COMMENTARY

Fired for Good Judgment a Sign of Physicians' Lost Respect

Melissa Walton-Shirley, MD

Disclosures

February 23, 2021

Editor's note: Find the latest COVID-19 news and guidance in Medscape's  Coronavirus Resource Center.

What happened to Hasan Gokal, MD, should stick painfully in the craws of all physicians. It should serve as a call to action because Gokal is sitting at home today without a job and under threat of further legal action while we continue about our day.  

Gokal's "crime" is that he vaccinated 10 strangers and acquaintances with soon-to-expire doses of the Moderna COVID-19 vaccine. He drove to the homes of some in the dark of night and injected others on his Sugar Land, Texas, lawn. He spent hours in a frantic search for willing recipients to beat the expiration clock. With minutes to spare, he gave the last dose to his at-risk wife, who has symptomatic pulmonary sarcoidosis, but whose age meant she did not fall into a vaccine priority tier.

 

According to the New York Times  Gokal's wife was hesitant, afraid he might get into trouble. But why would she be hesitant ? He wasn't doing anything immoral. Perhaps she knew how far physicians have fallen and how bitterly they both could suffer.

In Barren County, Kentucky, where I live, a state of emergency was declared  by our judge executive because of inclement weather. This directive allows our emergency management to "waive procedures and formalities otherwise required by the law." It's too bad that the same courtesy was not afforded to Gokal in Texas. It's a shame that ice and snow didn't drive his actions. Perhaps that would have protected him against the harsh criticism. Rather, it was his oath to patients and dedication to his fellow humans that motivated him, and for that, he was made to suffer.

Gokal was right to think that pouring the last 10 vaccine doses down the toilet would be an egregious act. But he was wrong in thinking his decision to find takers for the vaccine would be viewed as expedient. Instead, he was accused of graft and even nepotism. And there is the rub. That he was fired and charged with the theft of $137 worth of vaccines says everything about how physicians are treated in the year 2021. Gokal's lawyer says the charge carried a maximum penalty of 1 year in prison and a fine of nearly $4000.

Thank God, a sage judge threw out the case and "rebuked" the office of District Attorney Kim Ogg. That hasn't stopped her from threatening to bring the case to a grand jury. That threat invites anyone faced with the same scenario to flush the extra vaccine doses into the septic system. It encourages us to choose the toilet handle to avoid a mug shot.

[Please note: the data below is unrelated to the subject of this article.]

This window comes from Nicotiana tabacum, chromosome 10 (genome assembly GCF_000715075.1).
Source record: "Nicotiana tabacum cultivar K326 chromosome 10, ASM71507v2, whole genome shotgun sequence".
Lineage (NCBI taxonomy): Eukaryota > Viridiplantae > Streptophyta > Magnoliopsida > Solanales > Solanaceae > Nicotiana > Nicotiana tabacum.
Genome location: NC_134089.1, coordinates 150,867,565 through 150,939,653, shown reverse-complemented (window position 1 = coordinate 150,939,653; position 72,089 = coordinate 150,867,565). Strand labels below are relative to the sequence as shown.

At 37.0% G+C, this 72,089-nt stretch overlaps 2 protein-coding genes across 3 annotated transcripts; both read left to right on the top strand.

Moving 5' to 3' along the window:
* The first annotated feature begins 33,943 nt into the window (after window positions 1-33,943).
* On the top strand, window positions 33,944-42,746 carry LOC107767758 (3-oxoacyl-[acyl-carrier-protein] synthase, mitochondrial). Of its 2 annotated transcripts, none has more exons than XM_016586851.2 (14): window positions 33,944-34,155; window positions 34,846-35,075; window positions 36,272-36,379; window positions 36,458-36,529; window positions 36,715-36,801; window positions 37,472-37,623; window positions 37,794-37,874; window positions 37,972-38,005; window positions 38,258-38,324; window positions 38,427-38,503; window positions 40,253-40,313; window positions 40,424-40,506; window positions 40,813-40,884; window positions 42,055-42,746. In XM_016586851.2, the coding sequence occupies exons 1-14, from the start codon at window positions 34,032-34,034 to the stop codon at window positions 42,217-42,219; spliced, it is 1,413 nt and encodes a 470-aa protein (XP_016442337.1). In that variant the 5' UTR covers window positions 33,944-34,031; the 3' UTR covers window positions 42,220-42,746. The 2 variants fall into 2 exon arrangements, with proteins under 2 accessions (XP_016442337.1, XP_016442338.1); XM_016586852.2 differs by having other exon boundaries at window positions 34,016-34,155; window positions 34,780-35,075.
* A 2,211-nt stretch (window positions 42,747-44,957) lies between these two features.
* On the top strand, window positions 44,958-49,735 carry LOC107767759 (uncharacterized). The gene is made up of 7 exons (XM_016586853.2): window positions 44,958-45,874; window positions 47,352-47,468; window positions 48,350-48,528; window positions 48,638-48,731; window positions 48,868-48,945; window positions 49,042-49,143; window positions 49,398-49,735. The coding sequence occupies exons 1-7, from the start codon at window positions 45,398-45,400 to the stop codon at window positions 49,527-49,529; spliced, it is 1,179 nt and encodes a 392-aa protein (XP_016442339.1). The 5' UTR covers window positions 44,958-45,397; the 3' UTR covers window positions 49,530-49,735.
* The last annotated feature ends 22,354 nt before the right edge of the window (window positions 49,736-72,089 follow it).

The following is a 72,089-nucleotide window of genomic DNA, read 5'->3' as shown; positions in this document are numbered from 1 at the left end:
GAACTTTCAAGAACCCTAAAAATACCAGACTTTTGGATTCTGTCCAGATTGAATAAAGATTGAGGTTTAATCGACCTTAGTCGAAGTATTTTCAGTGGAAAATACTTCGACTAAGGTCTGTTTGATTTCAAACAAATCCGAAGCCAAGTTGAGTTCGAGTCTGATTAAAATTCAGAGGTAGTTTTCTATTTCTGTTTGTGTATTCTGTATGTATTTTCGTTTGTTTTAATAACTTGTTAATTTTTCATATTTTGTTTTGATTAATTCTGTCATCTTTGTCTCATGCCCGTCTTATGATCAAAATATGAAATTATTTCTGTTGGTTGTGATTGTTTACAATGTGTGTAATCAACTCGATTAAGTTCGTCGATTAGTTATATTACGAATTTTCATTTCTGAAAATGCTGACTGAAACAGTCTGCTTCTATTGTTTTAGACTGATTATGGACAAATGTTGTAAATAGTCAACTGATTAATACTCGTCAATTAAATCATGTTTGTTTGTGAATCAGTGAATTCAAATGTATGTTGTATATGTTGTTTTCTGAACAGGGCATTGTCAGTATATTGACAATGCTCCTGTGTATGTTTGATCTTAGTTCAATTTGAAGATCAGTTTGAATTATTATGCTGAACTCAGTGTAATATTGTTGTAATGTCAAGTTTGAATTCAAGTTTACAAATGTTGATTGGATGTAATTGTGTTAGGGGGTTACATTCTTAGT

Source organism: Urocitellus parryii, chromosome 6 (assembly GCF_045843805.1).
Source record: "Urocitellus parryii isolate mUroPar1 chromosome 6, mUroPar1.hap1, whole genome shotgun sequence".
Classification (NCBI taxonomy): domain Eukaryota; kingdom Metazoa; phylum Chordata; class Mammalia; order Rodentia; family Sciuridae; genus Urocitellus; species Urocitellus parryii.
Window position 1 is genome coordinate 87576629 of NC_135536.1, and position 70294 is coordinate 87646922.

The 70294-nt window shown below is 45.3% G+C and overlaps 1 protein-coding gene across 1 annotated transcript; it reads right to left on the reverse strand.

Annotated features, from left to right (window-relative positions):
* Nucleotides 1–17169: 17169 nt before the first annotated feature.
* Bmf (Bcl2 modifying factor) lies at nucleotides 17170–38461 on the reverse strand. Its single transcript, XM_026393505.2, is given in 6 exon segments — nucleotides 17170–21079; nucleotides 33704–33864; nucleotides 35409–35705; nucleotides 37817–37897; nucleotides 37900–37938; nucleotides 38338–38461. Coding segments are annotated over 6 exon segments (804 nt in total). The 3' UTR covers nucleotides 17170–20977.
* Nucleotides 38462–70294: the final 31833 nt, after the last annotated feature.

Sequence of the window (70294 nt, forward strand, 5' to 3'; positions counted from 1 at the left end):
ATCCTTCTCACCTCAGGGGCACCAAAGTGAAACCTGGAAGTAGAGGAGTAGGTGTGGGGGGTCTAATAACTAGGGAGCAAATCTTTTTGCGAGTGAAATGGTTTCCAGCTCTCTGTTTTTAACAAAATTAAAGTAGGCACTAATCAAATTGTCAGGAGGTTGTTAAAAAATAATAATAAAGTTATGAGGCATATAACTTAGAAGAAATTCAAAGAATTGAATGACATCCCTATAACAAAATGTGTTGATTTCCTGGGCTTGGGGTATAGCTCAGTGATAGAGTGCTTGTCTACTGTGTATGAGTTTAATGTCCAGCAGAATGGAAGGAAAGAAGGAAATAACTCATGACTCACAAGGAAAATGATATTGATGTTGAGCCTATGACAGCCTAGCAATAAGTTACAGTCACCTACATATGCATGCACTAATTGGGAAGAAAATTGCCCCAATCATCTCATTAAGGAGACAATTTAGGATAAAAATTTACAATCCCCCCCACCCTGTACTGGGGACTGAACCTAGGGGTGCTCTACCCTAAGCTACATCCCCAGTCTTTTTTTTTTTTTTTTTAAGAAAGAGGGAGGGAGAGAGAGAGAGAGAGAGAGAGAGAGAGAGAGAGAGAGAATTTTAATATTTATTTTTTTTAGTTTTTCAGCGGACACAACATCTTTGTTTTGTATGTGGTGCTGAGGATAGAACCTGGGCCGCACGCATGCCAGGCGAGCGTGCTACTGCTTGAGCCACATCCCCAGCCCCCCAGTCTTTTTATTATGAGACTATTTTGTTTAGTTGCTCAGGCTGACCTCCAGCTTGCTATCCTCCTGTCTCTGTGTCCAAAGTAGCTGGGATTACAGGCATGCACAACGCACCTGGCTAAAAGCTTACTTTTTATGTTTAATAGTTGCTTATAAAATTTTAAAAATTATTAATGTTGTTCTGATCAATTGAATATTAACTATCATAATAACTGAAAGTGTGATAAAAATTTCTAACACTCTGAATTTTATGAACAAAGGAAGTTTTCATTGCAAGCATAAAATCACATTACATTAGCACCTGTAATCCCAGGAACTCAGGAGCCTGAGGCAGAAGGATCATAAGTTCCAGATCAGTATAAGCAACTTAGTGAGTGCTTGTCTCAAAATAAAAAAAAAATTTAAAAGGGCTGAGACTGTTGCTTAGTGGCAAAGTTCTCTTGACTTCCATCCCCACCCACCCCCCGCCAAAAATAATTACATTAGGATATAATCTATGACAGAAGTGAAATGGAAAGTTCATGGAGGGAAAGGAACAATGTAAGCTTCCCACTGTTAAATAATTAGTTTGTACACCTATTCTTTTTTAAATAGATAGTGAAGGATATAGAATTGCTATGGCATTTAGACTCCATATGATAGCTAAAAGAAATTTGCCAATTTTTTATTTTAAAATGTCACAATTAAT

And we can't ignore the racial slant to this story. The Times reported that Gokal asked the officials, "Are you suggesting that there were too many Indian names in this group?"

"Exactly" was the answer. Let that sink in.

None of this would have happened 20 years ago. Back then, no one would have questioned the wisdom a physician gains from all our years of training and residency. In an age when anyone who conducts an office visit is now called "doctor," respect for the letters "MD" has been leveled. We physicians have lost our autonomy and been cowed into submission.

But whatever his profession, Hasan Gokal was fired for being a good human. Today, the sun rose on 10 individuals who now enjoy better protection against a deadly pandemic. They include a bed-bound nonagenarian. A woman in her 80s with dementia. A mother with a child who uses a ventilator. All now have antibodies against SARS-CoV2 because of the tireless actions of Gokal.

Yet Gokal's future is uncertain. Will we help him or will we leave him to the wolves? In an email exchange with his lawyer's office, I learned that Gokal has received offers of employment but is unable to entertain them because the actions by the Harris County District Attorney triggered an automatic review by the Texas Medical Board. A GoFundMe page was launched, but an appreciative Gokal stated publicly that he'd rather the money go to a needy charity.

 In the last paragraph of the Times article Gokal asks, "How can I take it back?" referencing stories about "the Pakistani doctor in Houston who stole all those vaccines."

Let's help him take back his story. In helping him, perhaps we can take back a little control. We could start with letters of support that could be mailed to his lawyer, Paul Doyle, Esq., of Houston, or tweet, respectfully of course, to the district attorney @Kimoggforda.

We can also let the Harris County Public Health Department in Houston know what we think of their actions.

On Martin Luther King Day, Kim Ogg, the district attorney who charged Gokal, tweeted MLK's famous quote: "Injustice anywhere is a threat to justice everywhere."

Let that motivate us to action.

Melissa Walton-Shirley, MD, is a native Kentuckian who retired from full-time invasive cardiology. She enjoys locums work in Montana and is a champion of physician rights and patient safety. In addition to opinion writing, she enjoys spending time with her husband, daughters and parents, and sidelines as a backing vocalist for local rock bands.

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